TAMPA, Fla. — The top Democrat and Republican on the House Energy and Commerce Committee introduced bipartisan legislation Dec. 8 to reform the Federal Communication Commission’s satellite licensing rules.
House Energy and Commerce Committee Chairman Frank Pallone, Jr. (D-N.J.) and the ranking member, Rep. Cathy McMorris Rodgers (R-Wash.), said their legislation is needed to modernize the FCC for the rapidly changing space industry.
Their two bills — the Satellite and Telecommunications Streamlining Act and Secure Space Act — seek to update regulations covering foreign ownership, space sustainability, license processing timelines, and satellite spectrum sharing.
The streamlining bill was introduced by Rodgers and co-sponsored by Pallone, while the security bill was introduced by Pallone and co-sponsored by Rodgers.
Amid unprecedented demand from companies seeking to deploy constellations in non-geostationary orbit, the proposed rules include giving the FCC defined deadlines for processing satellite license applications for the first time.
“To make sure the U.S. — not China — continues to lead this global industry, we must streamline our regulatory processes to unleash innovation while also ensuring our laws fully protect the American public,” Pallone and Rodgers said in a joint statement.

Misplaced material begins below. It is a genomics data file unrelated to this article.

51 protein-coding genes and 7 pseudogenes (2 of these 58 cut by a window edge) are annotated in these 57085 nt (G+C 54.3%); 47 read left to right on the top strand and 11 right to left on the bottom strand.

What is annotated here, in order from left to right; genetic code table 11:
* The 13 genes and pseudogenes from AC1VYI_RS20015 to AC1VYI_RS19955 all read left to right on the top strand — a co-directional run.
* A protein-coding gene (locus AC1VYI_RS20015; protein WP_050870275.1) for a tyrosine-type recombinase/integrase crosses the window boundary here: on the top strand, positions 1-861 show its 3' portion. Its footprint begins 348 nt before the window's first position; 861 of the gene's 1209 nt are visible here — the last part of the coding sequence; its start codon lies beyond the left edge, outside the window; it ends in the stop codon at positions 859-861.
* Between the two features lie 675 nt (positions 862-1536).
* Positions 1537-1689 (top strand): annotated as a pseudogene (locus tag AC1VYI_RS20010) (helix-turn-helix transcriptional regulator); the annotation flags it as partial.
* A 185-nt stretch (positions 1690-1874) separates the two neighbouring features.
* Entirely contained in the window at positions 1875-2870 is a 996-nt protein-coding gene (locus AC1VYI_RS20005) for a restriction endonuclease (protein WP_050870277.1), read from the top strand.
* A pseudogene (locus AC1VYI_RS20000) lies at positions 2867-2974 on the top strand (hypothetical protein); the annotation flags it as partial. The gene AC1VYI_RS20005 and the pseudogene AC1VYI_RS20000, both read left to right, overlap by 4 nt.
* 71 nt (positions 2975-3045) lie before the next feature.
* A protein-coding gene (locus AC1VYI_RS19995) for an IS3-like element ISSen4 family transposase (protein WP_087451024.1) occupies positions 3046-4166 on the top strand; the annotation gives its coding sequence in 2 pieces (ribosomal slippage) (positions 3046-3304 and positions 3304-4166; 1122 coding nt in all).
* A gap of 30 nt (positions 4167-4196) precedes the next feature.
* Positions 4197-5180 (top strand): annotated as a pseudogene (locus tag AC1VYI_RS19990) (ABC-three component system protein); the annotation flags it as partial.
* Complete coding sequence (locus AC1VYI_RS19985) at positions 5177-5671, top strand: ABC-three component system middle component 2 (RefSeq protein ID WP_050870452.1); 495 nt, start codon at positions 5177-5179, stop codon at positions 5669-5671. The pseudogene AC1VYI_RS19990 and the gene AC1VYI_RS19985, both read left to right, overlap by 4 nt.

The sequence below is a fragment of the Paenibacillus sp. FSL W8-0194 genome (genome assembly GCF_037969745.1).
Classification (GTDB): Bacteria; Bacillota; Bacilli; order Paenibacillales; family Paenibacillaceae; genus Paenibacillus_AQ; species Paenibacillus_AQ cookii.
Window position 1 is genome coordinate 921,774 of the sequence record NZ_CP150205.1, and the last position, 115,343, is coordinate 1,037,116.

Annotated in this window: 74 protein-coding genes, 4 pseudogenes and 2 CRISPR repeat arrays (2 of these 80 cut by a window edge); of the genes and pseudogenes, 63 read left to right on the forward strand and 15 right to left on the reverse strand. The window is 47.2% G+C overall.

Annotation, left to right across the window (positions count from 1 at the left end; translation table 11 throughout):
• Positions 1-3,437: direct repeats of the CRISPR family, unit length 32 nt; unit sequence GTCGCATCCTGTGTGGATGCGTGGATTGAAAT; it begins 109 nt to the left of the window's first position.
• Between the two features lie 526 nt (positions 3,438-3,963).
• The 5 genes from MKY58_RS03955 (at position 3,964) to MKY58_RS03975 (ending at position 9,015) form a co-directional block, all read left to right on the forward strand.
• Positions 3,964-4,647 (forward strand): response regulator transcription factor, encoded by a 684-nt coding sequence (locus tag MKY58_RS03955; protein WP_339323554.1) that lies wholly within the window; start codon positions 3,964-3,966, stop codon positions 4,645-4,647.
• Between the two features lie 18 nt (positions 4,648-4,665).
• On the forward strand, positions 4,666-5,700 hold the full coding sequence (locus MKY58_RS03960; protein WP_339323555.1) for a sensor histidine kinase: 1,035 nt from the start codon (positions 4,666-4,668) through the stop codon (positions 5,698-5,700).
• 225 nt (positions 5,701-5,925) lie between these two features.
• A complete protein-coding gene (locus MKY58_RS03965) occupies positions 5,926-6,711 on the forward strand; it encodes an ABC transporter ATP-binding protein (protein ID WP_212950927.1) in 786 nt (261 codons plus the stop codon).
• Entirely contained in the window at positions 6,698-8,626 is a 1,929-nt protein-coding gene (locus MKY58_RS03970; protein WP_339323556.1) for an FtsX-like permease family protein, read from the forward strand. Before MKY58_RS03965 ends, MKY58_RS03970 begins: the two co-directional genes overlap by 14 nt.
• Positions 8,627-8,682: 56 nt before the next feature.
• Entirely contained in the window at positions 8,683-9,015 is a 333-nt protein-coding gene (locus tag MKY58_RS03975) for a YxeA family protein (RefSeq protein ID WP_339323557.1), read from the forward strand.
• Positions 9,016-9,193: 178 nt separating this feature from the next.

Several technical changes were made to the bills since discussion drafts were circulated in February, including stricter requirements for a minor license change to qualify for automatic approval.
FCC Commissioner Nathan Simington, a Republican, said he supported the legislation in a Dec. 8 statement.
“There is an insatiable hunger for low-latency, high-bandwidth broadband connections in every corner of the U.S. that satellite broadband providers are racing to feed,” Simington said.
Satellite companies also “offer an unprecedented variety” of other services, he added, with more businesses and technologies emerging daily.
“We must therefore ensure that we do not delay U.S. leadership by allowing providers of these invaluable services to get bogged down in the regulatory process,” he said.
The FCC launched its own process in December 2021 to update its spectrum licensing procedures, and recently said it planned to set up a dedicated bureau to handle its increasing work with space systems.
The legislation has to clear many hurdles before reaching the President for consideration on its way to potentially becoming law, including passing votes at both houses of Congress.